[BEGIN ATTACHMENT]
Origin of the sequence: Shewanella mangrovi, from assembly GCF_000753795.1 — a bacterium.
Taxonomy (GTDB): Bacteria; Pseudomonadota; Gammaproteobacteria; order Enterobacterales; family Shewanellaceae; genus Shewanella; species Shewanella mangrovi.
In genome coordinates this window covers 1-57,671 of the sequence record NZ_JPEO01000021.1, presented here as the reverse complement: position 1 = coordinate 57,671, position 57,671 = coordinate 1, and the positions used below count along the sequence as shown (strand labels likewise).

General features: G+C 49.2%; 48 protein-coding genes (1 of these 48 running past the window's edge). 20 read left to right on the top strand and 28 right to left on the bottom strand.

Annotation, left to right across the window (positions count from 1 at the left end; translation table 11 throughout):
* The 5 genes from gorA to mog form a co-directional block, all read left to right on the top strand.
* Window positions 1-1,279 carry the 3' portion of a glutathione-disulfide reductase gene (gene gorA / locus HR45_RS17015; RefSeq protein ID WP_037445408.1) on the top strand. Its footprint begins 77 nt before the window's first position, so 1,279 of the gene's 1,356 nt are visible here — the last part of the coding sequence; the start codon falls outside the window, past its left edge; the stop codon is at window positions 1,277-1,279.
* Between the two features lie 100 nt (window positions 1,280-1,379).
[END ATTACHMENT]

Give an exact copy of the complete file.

Origin of the sequence: Shewanella mangrovi, from assembly GCF_000753795.1 — a bacterium.
Taxonomy (GTDB): Bacteria; Pseudomonadota; Gammaproteobacteria; order Enterobacterales; family Shewanellaceae; genus Shewanella; species Shewanella mangrovi.
In genome coordinates this window covers 1-57,671 of the sequence record NZ_JPEO01000021.1, presented here as the reverse complement: position 1 = coordinate 57,671, position 57,671 = coordinate 1, and the positions used below count along the sequence as shown (strand labels likewise).

General features: G+C 49.2%; 48 protein-coding genes (1 of these 48 running past the window's edge). 20 read left to right on the top strand and 28 right to left on the bottom strand.

Annotation, left to right across the window (positions count from 1 at the left end; translation table 11 throughout):
* The 5 genes from gorA to mog form a co-directional block, all read left to right on the top strand.
* Window positions 1-1,279 carry the 3' portion of a glutathione-disulfide reductase gene (gene gorA / locus HR45_RS17015; RefSeq protein ID WP_037445408.1) on the top strand. Its footprint begins 77 nt before the window's first position, so 1,279 of the gene's 1,356 nt are visible here — the last part of the coding sequence; the start codon falls outside the window, past its left edge; the stop codon is at window positions 1,277-1,279.
* Between the two features lie 100 nt (window positions 1,280-1,379).